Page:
Iceland’s Proposed Ban on Circumcision Puts It at the Forefront of Western Europe’s Crusade against Religion

March 5 2018

The Icelandic parliament is currently considering a measure that would prohibit parents from having their male children circumcised. Noting that Iceland is not the first Western country to consider such a measure, Melanie Philips comments:

The Icelandic bill is drawing on increasing hostility within Europe to the practice [of circumcision]. In Britain, a survey by the National Secular Society indicates that some 62 percent want Britain to follow Iceland’s example. Nor is this the only attack on religious rites. There are also bans on ritual slaughter [of animals for food] in Denmark, New Zealand, Switzerland, and other European countries and jurisdictions.

Although these are attacks on Islam as well as on Judaism, they threaten Jewish religious life most of all. . . . Muslims are more flexible over ritual slaughter by allowing a measure of animal stunning which Jews cannot permit. Circumcision bans are most threatening of all to Jewish life because the circumcision of eight-day-old boys . . . is absolutely fundamental to Judaism. . . .

The secularists deny that their campaign against circumcision is anti-Jewish. Yet as one British commentator has observed, “some of the most virulent anti-Semitism on Twitter is obsessed with foreskins and pictures of demonic rabbis holding knives.”

The self-delusion of such campaigners is remarkable. In 2013, the leading Norwegian daily Dagbladet published a caricature of what appeared to be Jews torturing a baby during a circumcision. The cartoonist, Tomas Drefvelin, said he meant no criticism of either a specific religion or a nation but a general criticism of religions. . . .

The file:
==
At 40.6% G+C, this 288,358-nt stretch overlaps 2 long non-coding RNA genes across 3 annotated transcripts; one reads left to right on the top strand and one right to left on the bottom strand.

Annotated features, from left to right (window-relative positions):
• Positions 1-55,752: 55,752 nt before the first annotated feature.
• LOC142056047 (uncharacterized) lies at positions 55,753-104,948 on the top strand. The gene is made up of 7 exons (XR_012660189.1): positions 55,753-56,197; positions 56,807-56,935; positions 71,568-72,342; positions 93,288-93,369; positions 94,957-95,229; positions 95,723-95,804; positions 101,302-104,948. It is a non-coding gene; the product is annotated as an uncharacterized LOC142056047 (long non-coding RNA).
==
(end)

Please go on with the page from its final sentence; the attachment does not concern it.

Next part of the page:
Resistance to Islamist extremism in Britain and Europe has fueled a general climate of intolerance toward religion in general. There is now a widespread and growing view that distinctive practices marking out religious ways of life are equally divisive, threatening, or abhorrent. Yet at the same time such critics deny their target is religion.

You have 2 free articles left this month

Sign up now for unlimited access

Subscribe Now

Already have an account? Log in now

Read more at Jerusalem Post

More about: Anti-Semitism, Circumcision, Europe, Freedom of Religion, Religion & Holidays, Secularism

For Israelis, Anti-Zionism Kills

Dec. 14 2018

This week alone, anti-Zionists have killed multiple Israelis in a series of attacks; these follow the revelations that Hizballah succeeded in digging multiple attack tunnels from Lebanon into northern Israel. Simultaneously, some recent news stories in the U.S. have occasioned pious reminders that anti-Zionism should not be conflated with anti-Semitism. Bret Stephens notes that it is anti-Zionists, not defenders of Israel, who do the most to blur that distinction:

Israelis experience anti-Zionism in a different way from, say, readers of the New York Review of Books: not as a bold sally in the world of ideas, but as a looming menace to their earthly existence, held at bay only through force of arms. . . . Anti-Zionism might have been a respectable point of view before 1948, when the question of Israel’s existence was in the future and up for debate. Today, anti-Zionism is a call for the elimination of a state—details to follow regarding the fate befalling those who currently live in it. . . .

Anti-Zionism is ideologically unique in insisting that one state, and one state only, doesn’t just have to change. It has to go. By a coincidence that its adherents insist is entirely innocent, this happens to be the Jewish state, making anti-Zionists either the most disingenuous of ideologues or the most obtuse. When then-CNN contributor Marc Lamont Hill called last month for a “free Palestine from the river to the sea” and later claimed to be ignorant of what the slogan really meant, it was hard to tell in which category he fell.

Does this make someone with Hill’s views an anti-Semite? It’s like asking whether a person who believes in [the principle of] separate-but-equal must necessarily be a racist. In theory, no. In reality, another story. The typical aim of the anti-Semite is legal or social discrimination against some set of Jews. The explicit aim of the anti-Zionist is political or physical dispossession.

What’s worse: to be denied membership in a country club because you’re Jewish, or driven from your ancestral homeland and sovereign state for the same reason? If anti-Semitism and anti-Zionism are meaningfully distinct (I think they are not), the human consequences of the latter are direr.

You have 1 free article left this month

Sign up now for unlimited access

Subscribe Now

Already have an account? Log in now

Read more at New York Times

More about: Anti-Semitism, Anti-Zionism, Hizballah, Israel & Zionism, Palestinian terror